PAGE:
Even if you know you want to use your social media skills to make money, it’s not always clear where to start.
Interested in using your social media skills to make money? Sign up for a free Brazen webinar with social media strategist Alexis Grant, author of How to Build a Part-Time Social Media Business.
If you’re social-media-savvy, you’re staring in the face of opportunity; so many brands, both big and small, need help growing their online community.
But even if you know you want to use your social media skills to make money, it’s not always clear where to start.
Since launching my ebook How to Build a Part-Time Social Media Business, I’ve talked with lots of young professionals who want to make this move, whether to earn money on the side of their day job or as a stepping stone to working for themselves full time. Those who are held up often feel stymied by the same issues.
So let’s talk about those popular obstacles and how to overcome them:
Obstacle #1: Deciding which services to provide
Social media consultants run the gamut, from coaching clients to creating strategies to actually implementing those strategies. Others run classes or webinars, and others sell products that help clients help themselves. Which type of services do you want to provide? Where on this spectrum do you fit in?
A big part of this is deciding who to target. Saying you’ll “work with anyone who needs it” may keep you from closing any doors, but also deprives you of finding a niche — and that’s usually where the money’s at.
If you try to appeal to everyone, you’ll appeal to no one. Target clients by topic — travel, for example, or finance — based off your skills and interests. Or target by type of client, looking to work with non-profits, for example, or individual writers.
Once you’ve got this down, create a page on your blog about your services (here’s an example). Even if you don’t include prices on your site, being clear about what you offer will go a long way.
Obstacle #2: Figuring out what to charge
This is another piece that varies drastically, which is why it can be difficult to pinpoint how to approach it. How much you charge depends on your experience, what you’re offering and what the client can afford. Recent college graduates charge anywhere from $20-$100/hour.
For your first paying client or two, try to find a happy medium between how much you think they can afford and how much you’d like to make. Lean toward affordability at first if landing that client is essential to getting your business off the ground; you can always ask for more with your next client. In fact, transitioning to higher paid clients over time should be one of your long-term goals.
Also consider how many hours you’ll work for the client. If you’re working on an hourly basis, you can charge a fairly high rate for those few hours. If the client is retaining you month after month to implement their social media strategy, your hourly rate can be lower because you’re guaranteed a good number of hours. This second type of client — the recurring monthly client — is the best kind in my mind, because you know you’ll have that paycheck month after month.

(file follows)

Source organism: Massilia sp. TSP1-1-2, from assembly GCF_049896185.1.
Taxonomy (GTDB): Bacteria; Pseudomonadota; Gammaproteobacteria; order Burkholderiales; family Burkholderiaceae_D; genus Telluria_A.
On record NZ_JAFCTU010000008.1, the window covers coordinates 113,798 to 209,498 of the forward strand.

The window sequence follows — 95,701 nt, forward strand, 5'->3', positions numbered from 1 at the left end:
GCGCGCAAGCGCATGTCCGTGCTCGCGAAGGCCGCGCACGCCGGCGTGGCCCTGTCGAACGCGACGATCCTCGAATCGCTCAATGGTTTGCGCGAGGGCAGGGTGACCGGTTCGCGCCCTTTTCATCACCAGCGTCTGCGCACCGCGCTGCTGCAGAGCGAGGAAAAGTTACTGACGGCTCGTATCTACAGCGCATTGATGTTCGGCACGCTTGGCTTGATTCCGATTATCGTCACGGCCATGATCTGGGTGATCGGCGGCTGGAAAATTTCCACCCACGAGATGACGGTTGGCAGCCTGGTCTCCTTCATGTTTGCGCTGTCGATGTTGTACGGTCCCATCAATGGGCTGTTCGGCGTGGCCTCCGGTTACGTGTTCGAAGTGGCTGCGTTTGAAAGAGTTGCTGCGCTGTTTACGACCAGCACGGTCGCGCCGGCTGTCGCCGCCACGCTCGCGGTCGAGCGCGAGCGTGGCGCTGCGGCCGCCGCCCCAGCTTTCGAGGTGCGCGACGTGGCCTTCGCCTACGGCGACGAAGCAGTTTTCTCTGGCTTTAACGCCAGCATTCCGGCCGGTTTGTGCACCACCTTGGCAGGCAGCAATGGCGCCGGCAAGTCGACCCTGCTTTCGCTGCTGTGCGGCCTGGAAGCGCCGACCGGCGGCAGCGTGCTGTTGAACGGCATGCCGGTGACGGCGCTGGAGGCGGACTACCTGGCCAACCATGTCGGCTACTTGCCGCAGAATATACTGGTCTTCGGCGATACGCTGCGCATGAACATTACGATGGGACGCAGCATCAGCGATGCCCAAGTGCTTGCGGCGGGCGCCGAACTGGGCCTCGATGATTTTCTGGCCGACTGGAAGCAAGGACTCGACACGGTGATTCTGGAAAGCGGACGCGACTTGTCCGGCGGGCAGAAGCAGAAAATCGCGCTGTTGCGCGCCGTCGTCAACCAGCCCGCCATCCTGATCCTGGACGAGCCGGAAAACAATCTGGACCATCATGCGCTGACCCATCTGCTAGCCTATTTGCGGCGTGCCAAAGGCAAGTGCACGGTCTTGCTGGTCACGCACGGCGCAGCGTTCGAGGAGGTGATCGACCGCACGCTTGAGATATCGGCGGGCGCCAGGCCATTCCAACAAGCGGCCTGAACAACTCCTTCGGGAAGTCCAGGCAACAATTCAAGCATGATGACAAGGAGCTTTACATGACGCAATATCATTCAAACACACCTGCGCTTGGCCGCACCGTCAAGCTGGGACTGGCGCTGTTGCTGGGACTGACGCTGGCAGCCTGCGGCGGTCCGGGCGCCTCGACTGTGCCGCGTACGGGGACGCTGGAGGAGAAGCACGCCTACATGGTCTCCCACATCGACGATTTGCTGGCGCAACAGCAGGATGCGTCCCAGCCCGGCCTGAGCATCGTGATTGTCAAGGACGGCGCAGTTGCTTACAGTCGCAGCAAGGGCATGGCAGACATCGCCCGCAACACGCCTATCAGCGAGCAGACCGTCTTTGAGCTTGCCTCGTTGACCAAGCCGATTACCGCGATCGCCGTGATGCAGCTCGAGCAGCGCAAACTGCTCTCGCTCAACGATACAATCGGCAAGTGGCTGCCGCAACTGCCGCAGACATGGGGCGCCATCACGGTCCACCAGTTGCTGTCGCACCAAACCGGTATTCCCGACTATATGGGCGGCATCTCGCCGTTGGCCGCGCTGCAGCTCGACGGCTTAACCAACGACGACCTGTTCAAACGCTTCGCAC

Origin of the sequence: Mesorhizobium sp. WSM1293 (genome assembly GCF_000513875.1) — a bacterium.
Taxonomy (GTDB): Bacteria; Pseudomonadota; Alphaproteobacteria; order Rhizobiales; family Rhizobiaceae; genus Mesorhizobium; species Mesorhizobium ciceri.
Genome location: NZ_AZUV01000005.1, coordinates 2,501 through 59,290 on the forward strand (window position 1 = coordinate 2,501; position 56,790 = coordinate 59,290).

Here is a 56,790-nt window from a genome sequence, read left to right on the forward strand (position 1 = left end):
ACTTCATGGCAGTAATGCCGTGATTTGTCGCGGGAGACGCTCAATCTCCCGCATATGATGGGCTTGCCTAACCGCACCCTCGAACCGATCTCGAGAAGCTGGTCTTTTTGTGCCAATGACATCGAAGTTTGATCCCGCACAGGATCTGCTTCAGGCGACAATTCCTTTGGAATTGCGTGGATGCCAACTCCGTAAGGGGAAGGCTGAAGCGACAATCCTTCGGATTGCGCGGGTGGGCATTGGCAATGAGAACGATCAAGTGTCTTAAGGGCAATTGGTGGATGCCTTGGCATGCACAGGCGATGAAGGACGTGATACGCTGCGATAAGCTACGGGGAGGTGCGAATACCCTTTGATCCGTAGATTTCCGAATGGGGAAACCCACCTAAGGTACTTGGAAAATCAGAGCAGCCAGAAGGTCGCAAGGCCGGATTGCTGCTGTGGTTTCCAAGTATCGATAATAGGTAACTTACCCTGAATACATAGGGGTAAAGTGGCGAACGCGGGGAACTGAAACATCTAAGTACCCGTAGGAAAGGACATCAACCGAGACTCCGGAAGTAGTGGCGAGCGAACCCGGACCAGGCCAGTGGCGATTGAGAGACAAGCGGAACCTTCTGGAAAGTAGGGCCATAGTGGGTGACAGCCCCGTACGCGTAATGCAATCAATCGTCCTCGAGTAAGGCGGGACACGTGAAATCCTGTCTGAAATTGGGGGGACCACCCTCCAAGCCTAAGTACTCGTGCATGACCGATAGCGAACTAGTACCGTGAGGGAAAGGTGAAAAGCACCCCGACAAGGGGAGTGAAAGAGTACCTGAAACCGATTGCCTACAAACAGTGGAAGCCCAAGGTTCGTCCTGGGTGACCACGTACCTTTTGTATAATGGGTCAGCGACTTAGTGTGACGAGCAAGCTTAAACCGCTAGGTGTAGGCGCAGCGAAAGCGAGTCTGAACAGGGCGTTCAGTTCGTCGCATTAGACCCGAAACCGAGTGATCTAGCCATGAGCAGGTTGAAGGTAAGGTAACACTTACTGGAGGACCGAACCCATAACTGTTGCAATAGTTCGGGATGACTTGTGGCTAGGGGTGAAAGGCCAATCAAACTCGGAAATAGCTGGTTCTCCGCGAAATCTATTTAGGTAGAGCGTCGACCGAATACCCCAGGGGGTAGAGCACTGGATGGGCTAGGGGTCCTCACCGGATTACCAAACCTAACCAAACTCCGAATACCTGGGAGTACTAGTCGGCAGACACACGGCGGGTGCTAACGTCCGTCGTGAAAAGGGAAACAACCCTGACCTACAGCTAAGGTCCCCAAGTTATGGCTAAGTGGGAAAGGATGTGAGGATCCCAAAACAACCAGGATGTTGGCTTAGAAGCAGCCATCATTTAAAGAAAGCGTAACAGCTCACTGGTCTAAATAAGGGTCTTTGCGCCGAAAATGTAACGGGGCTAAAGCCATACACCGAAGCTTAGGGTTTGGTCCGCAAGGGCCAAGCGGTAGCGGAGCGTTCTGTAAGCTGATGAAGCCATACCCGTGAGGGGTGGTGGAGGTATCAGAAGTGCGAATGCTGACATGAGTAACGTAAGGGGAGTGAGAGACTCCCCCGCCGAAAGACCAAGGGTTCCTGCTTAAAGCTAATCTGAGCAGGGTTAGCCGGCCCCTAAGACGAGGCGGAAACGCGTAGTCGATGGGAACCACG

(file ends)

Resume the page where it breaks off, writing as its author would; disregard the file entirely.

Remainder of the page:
Obstacle #3: Getting clients
Landing your first client could be the most difficult part of starting your own business — or, if serendipity is on your side, it could be the easiest.
The key here is to always be on the lookout for opportunities. Who within your network, or perhaps within one or two degrees of separation, could benefit from your skills? Which organizations that you’re involved with have a not-so-impressive online presence? Which businesses would reach their target demographic by making better use of online tools?
Pitch one of those brands, letting them know how you can help them reach their goals. But don’t expect to fill your pockets with cash from your first client. Instead, consider working for that client for free to gain experience, a recommendation and possibly referrals that will help you down the line. Once you’ve done a fabulous job for that client, it will be easier to land more.
If you’re past the point of working for free — and you should only work for free if it’s benefiting you significantly by, for example, helping you build your resume — the client search can be more challenging. In addition to going after possible clients, focus on helping them find you. Use your own online presence to market yourself, showcasing your value in this field so opportunities come to you. One of the best ways to do this is through a blog.
This is what I like to call “making your own luck.” The more value you provide online, the more people you connect with, the more you build your online community — the more likely that community will think of you when an opportunity arises that fits your skill set. If you continue to build that network and make it easy to find you, you’ll rarely be in the position where you have to look for clients.
What other challenges are keeping your from launching a social media business?
Alexis Grant, managing editor of Brazen Life and author of ebook How to Build a Part-Time Social Media Business, is offering a free Brazen webinar on making money off your social media skills. Sign up to join us!